Sauna: Good or Bad for Recovery?

By Peg Labiuk | 03/01/13
Sauna: Good or Bad for Recovery?

Photo: comedy_nose, "The Heat Is On" via Flickr, Creative Commons Attribution.

We’ve teamed up with Marilyn Trout, certified USA Cycling Elite Coach to answer Voler Newsletter List members’ training questions. You can view her coach profile at Send your cycling inquiries to Marilyn, and for a limited time, if yours is selected to be answered in our Training column, Voler will send you a $20 gift certificate that can be used towards any purchase from the Voler Store at To submit your inquiry, e-mail her at, and type “Voler Training Question” in the subject line of the e-mail.

The following question was answered by Peg Labiuk (nee Peggy Maass), a colleague of Marilyn Trout, and a certified NCCP level 3 coach with a career in international road and track racing. She is a World Championship medalist, World Record holder, U.S. Olympic Team member, former British national team coach and Kreb's Cycle co-founder (British Columbia, Canada).

Sauna: Good or Bad for Recovery

Hi Coach,

A couple of years ago I emailed in a query concerning hot tubbing after exercise classes or cycling. Your answer was hot tubbing is for socializing not recovery. Now I am wondering about the Sauna or the Steam Room. Would they fall into the same category as the hot tub? Have athletes used them to any advantage? Your thoughts?


Dear Bill,

This is a good opportunity to evaluate your recovery and relaxation time.  Since you reference your previous question about hot tubbing after exercise, I’ll assume that you are also thinking of sauna or steam post-exercise.  In that case, keep in mind that the most important things to do with your time after a workout are to:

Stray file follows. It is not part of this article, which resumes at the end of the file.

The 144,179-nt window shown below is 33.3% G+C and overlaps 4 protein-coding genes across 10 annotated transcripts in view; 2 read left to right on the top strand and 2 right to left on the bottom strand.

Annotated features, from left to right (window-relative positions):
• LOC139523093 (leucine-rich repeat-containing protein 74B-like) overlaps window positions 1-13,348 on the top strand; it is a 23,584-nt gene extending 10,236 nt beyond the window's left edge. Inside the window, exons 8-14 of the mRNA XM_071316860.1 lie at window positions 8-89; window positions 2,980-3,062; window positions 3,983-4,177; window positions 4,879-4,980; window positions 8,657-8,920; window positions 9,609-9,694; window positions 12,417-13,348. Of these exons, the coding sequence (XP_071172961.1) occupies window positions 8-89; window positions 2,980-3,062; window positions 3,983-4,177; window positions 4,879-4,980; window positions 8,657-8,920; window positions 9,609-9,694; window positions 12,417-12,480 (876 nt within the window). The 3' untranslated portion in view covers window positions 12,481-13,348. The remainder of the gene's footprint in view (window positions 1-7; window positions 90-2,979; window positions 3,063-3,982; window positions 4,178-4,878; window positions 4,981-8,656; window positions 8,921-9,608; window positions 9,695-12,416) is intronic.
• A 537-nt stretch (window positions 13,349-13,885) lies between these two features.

stretch, while muscles are still warm

get out of wet clothes


replenish glycogen reserves, minerals, and electrolytes

reduce core body temperature

So, can sauna or steam help with any of these?  I have read about heat improving circulation and ridding the body of excess nitrogen generated by muscle use.  Normally, cold, like icing, is used to reduce swelling from muscle damage.  Something attracts you to the heat though.  So, give it a try, make notes, and see how it affects your recovery.  

In terms of taking care of the list of important things to do after a workout, you could also stretch while in there.  You could replenish (eat) and begin rehydrating.  Both types of heat treatments will demand additional hydration.  The main problem is that they augment the need for hydration and postpone the reduction of core body temperature, hence, the hesitation to recommend hot tub use. If you limit your time in the sauna or steam room to under 10 minutes, then I think you could stretch, eat, and start drinking fluids while in there.  If you find it relaxing to spend your time that way, then all the better.  However, once you are out, make sure that you continue to hydrate and reduce your core body temperature.   That may mean following the heat treatment with a cold shower.  Give it a trial period. Do the same workouts with the sauna post-workout three times, workouts with steam room three times, and of course you’ll have the “control” of the same routine without the heat to make a comparison with the results.   Let us know how it goes with the hot stuff!

Coach Peg

blog comments powered by Disqus

New to Cycling? Voler has you covered with training tips and gear to get you started.  Find out More